U.S officials say Rivera has no record of legal status, contradicts attorney
MONTEZUMA, Iowa (AP) — Immigration authorities say they have no record of granting admission into the United States to the man suspected of killing an Iowa college student.
A spokesman for U.S. Citizenship and Immigration Services said Wednesday that a search of the agency's records found nothing indicating that Cristhian Bahena Rivera "has any immigration status."
That potentially contradicts the statement of Rivera's attorney that he "has the legal documents" to work in the United States. The attorney for Cristhian Bahena Rivera challenged the government's statement Wednesday that the suspect has been living in the United States illegally.
Rivera, 24, made his first appearance in court in the death of Mollie Tibbetts, whose July 18 disappearance while out jogging set off a massive search.
In a court document, defense attorney Allan M. Richards stated that an employer has said Rivera has legal permission to be in the U.S. The document named Craig Lang, a former head of the Iowa Board of Regents, which oversees the state's three public universities. Lang is co-owner of a dairy that employed Rivera.
Rivera's immigration status was confirmed by an E-Verify electronic immigration status check, the Lang family said in a statement.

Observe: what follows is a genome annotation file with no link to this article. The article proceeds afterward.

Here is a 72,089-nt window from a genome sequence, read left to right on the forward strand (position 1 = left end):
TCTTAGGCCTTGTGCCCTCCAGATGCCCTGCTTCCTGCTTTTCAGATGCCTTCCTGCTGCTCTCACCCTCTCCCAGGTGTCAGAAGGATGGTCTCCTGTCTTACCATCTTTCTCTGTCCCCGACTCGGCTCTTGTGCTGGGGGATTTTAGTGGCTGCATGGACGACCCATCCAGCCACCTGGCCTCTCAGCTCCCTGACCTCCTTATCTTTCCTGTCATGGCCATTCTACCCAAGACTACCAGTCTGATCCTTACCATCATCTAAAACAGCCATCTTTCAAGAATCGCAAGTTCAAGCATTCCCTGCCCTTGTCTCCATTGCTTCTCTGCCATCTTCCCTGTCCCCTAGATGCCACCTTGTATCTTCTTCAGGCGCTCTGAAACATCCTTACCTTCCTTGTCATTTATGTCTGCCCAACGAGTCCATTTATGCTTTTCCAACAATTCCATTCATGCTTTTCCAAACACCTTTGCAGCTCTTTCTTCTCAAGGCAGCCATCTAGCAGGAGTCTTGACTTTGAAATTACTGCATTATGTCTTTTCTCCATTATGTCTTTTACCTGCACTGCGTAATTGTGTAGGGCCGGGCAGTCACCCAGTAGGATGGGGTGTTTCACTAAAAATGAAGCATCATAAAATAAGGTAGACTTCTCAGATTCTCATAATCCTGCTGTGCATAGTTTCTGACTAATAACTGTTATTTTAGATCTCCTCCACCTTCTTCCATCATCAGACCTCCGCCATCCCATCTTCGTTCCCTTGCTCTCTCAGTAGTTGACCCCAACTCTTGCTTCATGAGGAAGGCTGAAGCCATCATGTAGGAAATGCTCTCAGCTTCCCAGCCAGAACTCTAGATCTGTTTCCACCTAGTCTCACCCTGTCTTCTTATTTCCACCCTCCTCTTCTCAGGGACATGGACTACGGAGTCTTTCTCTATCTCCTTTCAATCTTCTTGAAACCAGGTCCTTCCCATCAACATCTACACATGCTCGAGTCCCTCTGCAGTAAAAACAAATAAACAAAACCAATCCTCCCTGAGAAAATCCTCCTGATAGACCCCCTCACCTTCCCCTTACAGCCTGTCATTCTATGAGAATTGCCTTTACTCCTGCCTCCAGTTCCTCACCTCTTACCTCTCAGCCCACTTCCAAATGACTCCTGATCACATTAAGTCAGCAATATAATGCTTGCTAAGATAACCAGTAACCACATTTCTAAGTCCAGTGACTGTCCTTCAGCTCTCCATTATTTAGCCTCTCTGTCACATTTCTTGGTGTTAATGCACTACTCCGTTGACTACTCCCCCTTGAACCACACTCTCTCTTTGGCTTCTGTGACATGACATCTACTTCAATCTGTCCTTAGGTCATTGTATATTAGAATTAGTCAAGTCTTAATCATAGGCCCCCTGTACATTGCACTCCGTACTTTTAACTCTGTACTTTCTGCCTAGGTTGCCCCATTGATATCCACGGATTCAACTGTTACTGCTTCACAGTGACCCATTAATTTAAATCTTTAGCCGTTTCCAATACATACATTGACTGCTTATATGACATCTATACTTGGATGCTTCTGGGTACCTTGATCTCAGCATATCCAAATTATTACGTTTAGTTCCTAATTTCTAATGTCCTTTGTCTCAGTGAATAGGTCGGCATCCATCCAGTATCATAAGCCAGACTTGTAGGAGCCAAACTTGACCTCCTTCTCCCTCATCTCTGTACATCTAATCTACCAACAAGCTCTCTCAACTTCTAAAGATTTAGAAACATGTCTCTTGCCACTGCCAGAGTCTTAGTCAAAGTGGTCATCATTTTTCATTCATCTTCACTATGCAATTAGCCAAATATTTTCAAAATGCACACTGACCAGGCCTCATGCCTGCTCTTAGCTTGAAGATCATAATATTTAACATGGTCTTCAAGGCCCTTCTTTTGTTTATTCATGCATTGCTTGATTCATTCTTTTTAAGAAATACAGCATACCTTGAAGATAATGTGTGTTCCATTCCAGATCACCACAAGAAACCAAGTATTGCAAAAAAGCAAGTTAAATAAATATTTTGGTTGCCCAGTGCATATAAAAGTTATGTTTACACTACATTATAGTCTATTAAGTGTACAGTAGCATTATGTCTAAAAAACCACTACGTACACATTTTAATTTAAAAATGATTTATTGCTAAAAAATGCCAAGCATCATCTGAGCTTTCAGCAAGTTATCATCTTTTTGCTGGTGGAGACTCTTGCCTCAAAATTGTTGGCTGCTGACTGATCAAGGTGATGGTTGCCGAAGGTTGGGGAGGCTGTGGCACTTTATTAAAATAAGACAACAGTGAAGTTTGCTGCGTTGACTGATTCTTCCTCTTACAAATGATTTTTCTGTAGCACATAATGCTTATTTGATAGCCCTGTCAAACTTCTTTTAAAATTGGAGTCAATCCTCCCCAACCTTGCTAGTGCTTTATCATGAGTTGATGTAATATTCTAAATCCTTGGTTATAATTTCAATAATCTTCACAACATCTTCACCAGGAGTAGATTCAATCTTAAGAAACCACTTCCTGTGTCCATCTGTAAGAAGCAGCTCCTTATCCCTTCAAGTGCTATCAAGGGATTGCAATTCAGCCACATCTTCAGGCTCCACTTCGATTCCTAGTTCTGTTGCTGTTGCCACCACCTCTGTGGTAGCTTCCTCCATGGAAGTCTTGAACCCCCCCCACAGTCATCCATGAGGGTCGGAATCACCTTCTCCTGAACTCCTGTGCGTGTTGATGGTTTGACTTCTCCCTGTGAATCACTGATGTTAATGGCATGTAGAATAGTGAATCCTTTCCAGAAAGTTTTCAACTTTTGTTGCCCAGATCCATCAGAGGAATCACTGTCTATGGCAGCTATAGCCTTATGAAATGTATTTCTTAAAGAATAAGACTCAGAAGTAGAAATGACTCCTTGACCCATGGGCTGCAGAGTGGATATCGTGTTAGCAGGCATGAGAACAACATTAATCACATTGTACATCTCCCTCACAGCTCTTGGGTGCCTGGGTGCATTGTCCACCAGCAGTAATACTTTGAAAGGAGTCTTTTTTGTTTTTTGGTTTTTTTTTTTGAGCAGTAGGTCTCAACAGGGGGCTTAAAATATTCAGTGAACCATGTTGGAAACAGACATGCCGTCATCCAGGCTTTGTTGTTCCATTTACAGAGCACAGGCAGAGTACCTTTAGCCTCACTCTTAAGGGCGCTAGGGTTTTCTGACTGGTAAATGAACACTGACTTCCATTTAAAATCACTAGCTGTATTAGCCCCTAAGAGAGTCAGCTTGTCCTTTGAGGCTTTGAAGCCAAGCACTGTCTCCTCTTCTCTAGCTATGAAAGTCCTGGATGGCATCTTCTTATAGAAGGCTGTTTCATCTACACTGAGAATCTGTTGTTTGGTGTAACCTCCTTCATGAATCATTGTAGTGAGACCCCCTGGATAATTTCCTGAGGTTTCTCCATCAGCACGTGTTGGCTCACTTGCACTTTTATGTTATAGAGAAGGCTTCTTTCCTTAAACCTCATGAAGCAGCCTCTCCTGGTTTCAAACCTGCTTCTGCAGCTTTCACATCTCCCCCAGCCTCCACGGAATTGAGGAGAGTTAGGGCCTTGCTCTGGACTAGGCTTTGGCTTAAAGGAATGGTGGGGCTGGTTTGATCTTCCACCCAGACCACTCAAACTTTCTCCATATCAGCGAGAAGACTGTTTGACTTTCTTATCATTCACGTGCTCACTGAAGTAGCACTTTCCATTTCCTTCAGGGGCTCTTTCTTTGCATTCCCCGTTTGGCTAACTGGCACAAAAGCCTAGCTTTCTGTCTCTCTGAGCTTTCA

Richards sought a gag order and said comments about the case by President Donald Trump would "poison the entire possible pool of jury members."
He also asked that the proceedings be closed.
"The government has weighed in at the highest levels with a predisposition that my client is guilty," he said.
Rivera, who was ordered held on $5 million bond, has allegedly confessed to the killing, which was quickly thrust into the immigration debate shaping the midterm elections.
Trump seized on the man's arrest on Tuesday to call the nation's immigration laws "a disgrace" that will only be fixed by electing more Republicans. Iowa's Republican governor, facing a tough re-election challenge in November, blasted an immigration system that "allowed a predator like this to live in our community." And Iowa's two GOP U.S. senators called the death a tragedy that "could have been prevented."
Rivera led investigators early Tuesday to a body believed to be Tibbetts in a cornfield about 12 miles (19 kilometers) southeast of Brooklyn, Iowa, where she was last seen going for an evening run, Iowa Division of Criminal Investigation special agent Rick Rahn said.
"I can't speak about the motive. I can just tell you that it seemed that he followed her, seemed to be drawn to her on that particular day, for whatever reason he chose to abduct her," Rahn told reporters.
Within hours, Trump noted the arrest at a rally in West Virginia.
"You heard about today with the illegal alien coming in, very sadly, from Mexico and you saw what happened to that incredible, beautiful young woman," Trump told the crowd in Charleston. "Should've never happened. Illegally in our country. We've had a huge impact, but the laws are so bad. The immigration laws are such a disgrace. We're getting them changed, but we have to get more Republicans. We have to get 'em."